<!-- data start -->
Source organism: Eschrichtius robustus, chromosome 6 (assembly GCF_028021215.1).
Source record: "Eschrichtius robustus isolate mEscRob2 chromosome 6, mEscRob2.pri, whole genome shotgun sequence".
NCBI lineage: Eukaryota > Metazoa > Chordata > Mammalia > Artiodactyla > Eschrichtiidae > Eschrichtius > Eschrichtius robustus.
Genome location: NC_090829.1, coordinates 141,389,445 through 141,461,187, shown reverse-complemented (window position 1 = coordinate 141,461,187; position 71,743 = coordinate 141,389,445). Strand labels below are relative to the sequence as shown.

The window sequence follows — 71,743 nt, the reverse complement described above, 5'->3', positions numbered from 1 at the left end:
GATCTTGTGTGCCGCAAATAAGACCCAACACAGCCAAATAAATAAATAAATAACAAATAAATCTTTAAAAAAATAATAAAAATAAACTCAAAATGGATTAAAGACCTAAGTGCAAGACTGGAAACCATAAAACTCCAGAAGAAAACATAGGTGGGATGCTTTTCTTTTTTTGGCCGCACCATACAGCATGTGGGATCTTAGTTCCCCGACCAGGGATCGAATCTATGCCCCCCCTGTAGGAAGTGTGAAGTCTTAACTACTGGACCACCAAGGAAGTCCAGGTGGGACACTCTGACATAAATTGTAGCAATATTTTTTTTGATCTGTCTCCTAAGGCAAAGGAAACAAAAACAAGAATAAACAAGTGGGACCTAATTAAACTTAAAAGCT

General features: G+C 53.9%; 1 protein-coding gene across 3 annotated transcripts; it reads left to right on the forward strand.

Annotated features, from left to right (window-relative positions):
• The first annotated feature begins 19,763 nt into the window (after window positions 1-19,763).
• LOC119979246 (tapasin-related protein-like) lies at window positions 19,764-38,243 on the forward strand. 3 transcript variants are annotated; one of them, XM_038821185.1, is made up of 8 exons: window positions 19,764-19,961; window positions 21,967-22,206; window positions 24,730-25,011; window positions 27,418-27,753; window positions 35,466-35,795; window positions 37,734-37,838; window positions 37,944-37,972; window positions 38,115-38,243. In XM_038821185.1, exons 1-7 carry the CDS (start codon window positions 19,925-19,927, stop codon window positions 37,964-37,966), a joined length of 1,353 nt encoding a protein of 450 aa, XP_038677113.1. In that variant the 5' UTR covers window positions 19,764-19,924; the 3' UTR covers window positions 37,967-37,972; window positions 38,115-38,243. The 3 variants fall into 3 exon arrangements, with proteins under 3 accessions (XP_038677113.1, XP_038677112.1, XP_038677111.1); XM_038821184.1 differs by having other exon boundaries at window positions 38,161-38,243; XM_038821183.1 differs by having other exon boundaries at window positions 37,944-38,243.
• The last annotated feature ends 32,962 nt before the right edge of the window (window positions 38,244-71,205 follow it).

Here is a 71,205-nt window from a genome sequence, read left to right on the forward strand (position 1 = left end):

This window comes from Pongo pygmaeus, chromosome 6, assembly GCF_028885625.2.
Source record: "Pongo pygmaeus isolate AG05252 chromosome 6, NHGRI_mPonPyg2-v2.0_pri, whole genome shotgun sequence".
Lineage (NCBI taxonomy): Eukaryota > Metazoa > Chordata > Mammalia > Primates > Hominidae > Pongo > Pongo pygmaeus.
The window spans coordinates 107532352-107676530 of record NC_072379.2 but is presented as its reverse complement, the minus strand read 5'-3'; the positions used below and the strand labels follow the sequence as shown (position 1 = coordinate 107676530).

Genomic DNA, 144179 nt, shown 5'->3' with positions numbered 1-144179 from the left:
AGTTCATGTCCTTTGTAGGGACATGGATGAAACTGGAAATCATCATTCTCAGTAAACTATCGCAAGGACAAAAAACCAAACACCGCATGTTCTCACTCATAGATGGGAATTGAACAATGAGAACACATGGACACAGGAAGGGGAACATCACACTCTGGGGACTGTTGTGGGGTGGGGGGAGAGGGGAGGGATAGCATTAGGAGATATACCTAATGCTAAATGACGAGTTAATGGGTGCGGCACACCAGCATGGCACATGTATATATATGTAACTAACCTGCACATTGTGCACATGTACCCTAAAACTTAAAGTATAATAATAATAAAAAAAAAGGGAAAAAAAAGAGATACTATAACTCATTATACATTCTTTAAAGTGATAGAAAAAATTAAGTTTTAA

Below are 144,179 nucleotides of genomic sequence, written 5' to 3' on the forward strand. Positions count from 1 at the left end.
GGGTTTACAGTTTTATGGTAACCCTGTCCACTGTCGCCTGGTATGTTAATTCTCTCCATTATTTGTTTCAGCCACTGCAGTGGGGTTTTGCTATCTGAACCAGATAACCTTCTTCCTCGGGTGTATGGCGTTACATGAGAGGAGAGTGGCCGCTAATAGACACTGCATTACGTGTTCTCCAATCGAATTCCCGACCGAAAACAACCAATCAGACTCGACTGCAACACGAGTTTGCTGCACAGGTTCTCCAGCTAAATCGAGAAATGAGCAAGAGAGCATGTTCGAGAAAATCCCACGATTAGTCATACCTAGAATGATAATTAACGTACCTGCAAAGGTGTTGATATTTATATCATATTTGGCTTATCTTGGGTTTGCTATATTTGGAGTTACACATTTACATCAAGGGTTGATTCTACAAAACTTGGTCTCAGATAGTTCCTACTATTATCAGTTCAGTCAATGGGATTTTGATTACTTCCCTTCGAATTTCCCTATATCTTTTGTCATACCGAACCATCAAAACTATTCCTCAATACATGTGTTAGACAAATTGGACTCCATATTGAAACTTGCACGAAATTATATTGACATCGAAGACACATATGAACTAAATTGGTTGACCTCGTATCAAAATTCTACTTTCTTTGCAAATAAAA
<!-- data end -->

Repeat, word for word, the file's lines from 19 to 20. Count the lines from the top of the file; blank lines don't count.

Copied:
Below are 144,179 nucleotides of genomic sequence, written 5' to 3' on the forward strand. Positions count from 1 at the left end.
GGGTTTACAGTTTTATGGTAACCCTGTCCACTGTCGCCTGGTATGTTAATTCTCTCCATTATTTGTTTCAGCCACTGCAGTGGGGTTTTGCTATCTGAACCAGATAACCTTCTTCCTCGGGTGTATGGCGTTACATGAGAGGAGAGTGGCCGCTAATAGACACTGCATTACGTGTTCTCCAATCGAATTCCCGACCGAAAACAACCAATCAGACTCGACTGCAACACGAGTTTGCTGCACAGGTTCTCCAGCTAAATCGAGAAATGAGCAAGAGAGCATGTTCGAGAAAATCCCACGATTAGTCATACCTAGAATGATAATTAACGTACCTGCAAAGGTGTTGATATTTATATCATATTTGGCTTATCTTGGGTTTGCTATATTTGGAGTTACACATTTACATCAAGGGTTGATTCTACAAAACTTGGTCTCAGATAGTTCCTACTATTATCAGTTCAGTCAATGGGATTTTGATTACTTCCCTTCGAATTTCCCTATATCTTTTGTCATACCGAACCATCAAAACTATTCCTCAATACATGTGTTAGACAAATTGGACTCCATATTGAAACTTGCACGAAATTATATTGACATCGAAGACACATATGAACTAAATTGGTTGACCTCGTATCAAAATTCTACTTTCTTTGCAAATAAAA